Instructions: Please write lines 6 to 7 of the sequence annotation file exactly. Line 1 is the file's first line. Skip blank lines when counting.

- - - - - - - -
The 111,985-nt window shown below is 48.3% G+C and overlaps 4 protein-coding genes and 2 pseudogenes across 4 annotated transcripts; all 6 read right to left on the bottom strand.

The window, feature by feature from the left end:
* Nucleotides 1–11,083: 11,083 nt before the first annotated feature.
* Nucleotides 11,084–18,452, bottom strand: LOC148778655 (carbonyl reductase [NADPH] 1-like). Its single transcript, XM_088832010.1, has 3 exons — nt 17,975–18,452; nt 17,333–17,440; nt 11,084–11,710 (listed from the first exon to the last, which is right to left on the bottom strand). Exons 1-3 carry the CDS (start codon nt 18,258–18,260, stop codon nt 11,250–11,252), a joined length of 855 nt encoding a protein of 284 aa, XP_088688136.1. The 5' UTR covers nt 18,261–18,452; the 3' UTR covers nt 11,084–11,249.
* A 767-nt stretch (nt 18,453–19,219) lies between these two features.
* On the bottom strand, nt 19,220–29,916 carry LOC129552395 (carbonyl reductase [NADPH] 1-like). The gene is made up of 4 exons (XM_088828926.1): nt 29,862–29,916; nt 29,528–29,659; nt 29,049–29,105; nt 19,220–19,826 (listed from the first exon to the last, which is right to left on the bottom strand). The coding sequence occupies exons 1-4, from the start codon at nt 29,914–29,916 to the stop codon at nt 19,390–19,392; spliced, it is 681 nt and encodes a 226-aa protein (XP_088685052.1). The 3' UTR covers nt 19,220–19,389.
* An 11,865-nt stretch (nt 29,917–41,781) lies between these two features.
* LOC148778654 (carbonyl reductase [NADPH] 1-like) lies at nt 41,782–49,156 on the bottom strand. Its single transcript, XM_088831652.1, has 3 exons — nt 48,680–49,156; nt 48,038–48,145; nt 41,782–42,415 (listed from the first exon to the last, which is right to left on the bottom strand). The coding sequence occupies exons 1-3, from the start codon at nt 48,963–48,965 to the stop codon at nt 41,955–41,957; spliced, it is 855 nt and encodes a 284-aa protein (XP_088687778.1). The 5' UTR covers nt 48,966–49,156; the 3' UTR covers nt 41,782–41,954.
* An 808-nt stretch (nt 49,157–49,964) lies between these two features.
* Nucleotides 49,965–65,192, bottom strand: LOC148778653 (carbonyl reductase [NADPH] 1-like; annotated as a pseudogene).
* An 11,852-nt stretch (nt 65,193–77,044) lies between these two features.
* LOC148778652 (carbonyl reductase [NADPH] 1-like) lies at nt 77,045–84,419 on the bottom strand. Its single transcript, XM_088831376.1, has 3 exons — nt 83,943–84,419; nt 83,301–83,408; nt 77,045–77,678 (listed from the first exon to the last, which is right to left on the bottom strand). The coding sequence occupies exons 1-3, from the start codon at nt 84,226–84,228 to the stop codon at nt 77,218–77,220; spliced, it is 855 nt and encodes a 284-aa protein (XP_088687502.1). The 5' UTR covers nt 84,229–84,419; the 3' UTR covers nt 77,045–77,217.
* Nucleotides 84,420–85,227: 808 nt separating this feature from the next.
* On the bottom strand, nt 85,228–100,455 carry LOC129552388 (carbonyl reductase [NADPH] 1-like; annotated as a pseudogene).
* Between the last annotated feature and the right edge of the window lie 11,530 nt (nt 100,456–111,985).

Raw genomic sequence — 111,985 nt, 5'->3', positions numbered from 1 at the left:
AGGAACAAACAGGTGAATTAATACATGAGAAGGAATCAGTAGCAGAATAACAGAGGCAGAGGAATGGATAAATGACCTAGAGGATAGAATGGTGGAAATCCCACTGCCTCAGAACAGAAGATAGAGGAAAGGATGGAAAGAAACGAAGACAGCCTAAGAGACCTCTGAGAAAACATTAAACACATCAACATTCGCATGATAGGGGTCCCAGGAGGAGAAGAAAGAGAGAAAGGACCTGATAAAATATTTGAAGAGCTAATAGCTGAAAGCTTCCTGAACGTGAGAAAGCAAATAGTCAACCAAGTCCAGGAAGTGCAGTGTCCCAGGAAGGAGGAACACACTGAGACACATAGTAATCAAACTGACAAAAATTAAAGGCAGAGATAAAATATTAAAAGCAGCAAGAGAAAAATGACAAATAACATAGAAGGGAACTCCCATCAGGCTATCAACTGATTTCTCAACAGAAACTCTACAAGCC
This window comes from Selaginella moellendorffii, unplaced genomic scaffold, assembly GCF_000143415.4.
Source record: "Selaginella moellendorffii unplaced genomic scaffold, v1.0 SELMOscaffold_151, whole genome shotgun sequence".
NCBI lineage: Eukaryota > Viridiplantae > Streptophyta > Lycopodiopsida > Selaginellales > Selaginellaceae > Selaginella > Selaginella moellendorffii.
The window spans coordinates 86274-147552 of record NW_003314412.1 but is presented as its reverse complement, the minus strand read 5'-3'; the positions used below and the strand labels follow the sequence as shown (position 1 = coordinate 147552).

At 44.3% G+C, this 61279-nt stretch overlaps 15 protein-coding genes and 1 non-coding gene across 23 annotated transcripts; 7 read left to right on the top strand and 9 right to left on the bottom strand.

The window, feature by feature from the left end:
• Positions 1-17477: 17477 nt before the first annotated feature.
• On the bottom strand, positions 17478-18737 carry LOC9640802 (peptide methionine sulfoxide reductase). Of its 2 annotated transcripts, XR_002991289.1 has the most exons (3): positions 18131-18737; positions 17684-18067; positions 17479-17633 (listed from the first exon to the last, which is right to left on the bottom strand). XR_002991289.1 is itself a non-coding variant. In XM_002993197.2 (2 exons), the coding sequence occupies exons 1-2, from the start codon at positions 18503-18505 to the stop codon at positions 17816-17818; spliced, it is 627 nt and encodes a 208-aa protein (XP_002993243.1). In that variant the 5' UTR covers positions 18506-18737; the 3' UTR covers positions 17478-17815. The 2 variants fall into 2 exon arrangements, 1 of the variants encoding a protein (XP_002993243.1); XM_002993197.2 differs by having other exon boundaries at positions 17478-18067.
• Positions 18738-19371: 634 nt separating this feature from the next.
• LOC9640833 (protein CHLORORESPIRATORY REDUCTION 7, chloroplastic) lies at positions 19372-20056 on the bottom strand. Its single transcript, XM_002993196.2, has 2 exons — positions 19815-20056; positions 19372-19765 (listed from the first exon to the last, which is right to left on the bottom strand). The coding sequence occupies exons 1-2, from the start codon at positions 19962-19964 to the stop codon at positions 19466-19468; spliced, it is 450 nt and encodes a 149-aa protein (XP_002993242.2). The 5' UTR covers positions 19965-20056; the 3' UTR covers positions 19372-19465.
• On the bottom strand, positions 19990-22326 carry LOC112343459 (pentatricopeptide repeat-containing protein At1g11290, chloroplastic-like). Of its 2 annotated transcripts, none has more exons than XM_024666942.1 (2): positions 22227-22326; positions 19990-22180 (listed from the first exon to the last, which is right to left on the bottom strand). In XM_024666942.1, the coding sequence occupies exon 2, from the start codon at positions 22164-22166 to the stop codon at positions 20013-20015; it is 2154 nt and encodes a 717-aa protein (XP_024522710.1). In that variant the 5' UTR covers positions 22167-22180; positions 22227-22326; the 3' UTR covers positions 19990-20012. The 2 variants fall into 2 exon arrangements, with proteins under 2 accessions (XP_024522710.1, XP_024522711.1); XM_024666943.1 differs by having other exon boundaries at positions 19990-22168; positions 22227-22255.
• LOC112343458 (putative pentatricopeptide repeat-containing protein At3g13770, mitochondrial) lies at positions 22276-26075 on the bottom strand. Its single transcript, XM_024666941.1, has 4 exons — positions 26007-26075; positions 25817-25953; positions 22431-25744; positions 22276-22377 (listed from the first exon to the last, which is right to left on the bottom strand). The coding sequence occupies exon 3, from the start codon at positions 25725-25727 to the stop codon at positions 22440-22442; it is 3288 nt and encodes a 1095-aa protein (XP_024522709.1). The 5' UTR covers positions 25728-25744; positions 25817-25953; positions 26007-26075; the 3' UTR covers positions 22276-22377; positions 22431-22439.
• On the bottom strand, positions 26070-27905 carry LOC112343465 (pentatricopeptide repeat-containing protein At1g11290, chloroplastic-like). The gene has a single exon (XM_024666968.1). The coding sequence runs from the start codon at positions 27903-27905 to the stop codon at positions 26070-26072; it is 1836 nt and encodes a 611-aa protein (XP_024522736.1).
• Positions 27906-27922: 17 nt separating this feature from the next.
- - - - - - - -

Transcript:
* On the bottom strand, nt 19,220–29,916 carry LOC129552395 (carbonyl reductase [NADPH] 1-like). The gene is made up of 4 exons (XM_088828926.1): nt 29,862–29,916; nt 29,528–29,659; nt 29,049–29,105; nt 19,220–19,826 (listed from the first exon to the last, which is right to left on the bottom strand). The coding sequence occupies exons 1-4, from the start codon at nt 29,914–29,916 to the stop codon at nt 19,390–19,392; spliced, it is 681 nt and encodes a 226-aa protein (XP_088685052.1). The 3' UTR covers nt 19,220–19,389.
* An 11,865-nt stretch (nt 29,917–41,781) lies between these two features.